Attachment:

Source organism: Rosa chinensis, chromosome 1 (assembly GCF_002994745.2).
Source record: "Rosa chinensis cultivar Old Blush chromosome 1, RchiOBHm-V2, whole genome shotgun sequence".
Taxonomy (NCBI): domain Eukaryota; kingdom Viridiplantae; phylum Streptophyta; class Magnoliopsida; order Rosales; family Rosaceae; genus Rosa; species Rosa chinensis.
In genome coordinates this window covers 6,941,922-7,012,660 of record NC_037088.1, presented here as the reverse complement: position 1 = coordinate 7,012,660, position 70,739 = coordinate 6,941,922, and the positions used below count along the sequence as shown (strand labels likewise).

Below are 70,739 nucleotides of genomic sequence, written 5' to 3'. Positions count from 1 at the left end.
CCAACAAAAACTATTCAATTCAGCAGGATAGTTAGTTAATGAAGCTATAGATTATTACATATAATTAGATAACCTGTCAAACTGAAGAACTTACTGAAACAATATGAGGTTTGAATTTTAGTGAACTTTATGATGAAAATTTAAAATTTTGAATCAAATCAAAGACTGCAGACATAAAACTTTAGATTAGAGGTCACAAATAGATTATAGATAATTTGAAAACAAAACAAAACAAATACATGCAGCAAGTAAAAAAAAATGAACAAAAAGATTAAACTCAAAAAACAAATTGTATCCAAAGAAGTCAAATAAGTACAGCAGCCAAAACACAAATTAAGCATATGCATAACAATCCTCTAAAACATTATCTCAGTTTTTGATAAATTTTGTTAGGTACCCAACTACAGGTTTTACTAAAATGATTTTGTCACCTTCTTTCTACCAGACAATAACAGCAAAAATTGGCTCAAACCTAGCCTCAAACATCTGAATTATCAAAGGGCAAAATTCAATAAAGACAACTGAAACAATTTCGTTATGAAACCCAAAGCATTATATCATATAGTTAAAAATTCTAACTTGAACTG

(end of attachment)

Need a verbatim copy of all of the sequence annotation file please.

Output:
Source organism: Rosa chinensis, chromosome 1 (assembly GCF_002994745.2).
Source record: "Rosa chinensis cultivar Old Blush chromosome 1, RchiOBHm-V2, whole genome shotgun sequence".
Taxonomy (NCBI): domain Eukaryota; kingdom Viridiplantae; phylum Streptophyta; class Magnoliopsida; order Rosales; family Rosaceae; genus Rosa; species Rosa chinensis.
In genome coordinates this window covers 6,941,922-7,012,660 of record NC_037088.1, presented here as the reverse complement: position 1 = coordinate 7,012,660, position 70,739 = coordinate 6,941,922, and the positions used below count along the sequence as shown (strand labels likewise).

Below are 70,739 nucleotides of genomic sequence, written 5' to 3'. Positions count from 1 at the left end.
CCAACAAAAACTATTCAATTCAGCAGGATAGTTAGTTAATGAAGCTATAGATTATTACATATAATTAGATAACCTGTCAAACTGAAGAACTTACTGAAACAATATGAGGTTTGAATTTTAGTGAACTTTATGATGAAAATTTAAAATTTTGAATCAAATCAAAGACTGCAGACATAAAACTTTAGATTAGAGGTCACAAATAGATTATAGATAATTTGAAAACAAAACAAAACAAATACATGCAGCAAGTAAAAAAAAATGAACAAAAAGATTAAACTCAAAAAACAAATTGTATCCAAAGAAGTCAAATAAGTACAGCAGCCAAAACACAAATTAAGCATATGCATAACAATCCTCTAAAACATTATCTCAGTTTTTGATAAATTTTGTTAGGTACCCAACTACAGGTTTTACTAAAATGATTTTGTCACCTTCTTTCTACCAGACAATAACAGCAAAAATTGGCTCAAACCTAGCCTCAAACATCTGAATTATCAAAGGGCAAAATTCAATAAAGACAACTGAAACAATTTCGTTATGAAACCCAAAGCATTATATCATATAGTTAAAAATTCTAACTTGAACTG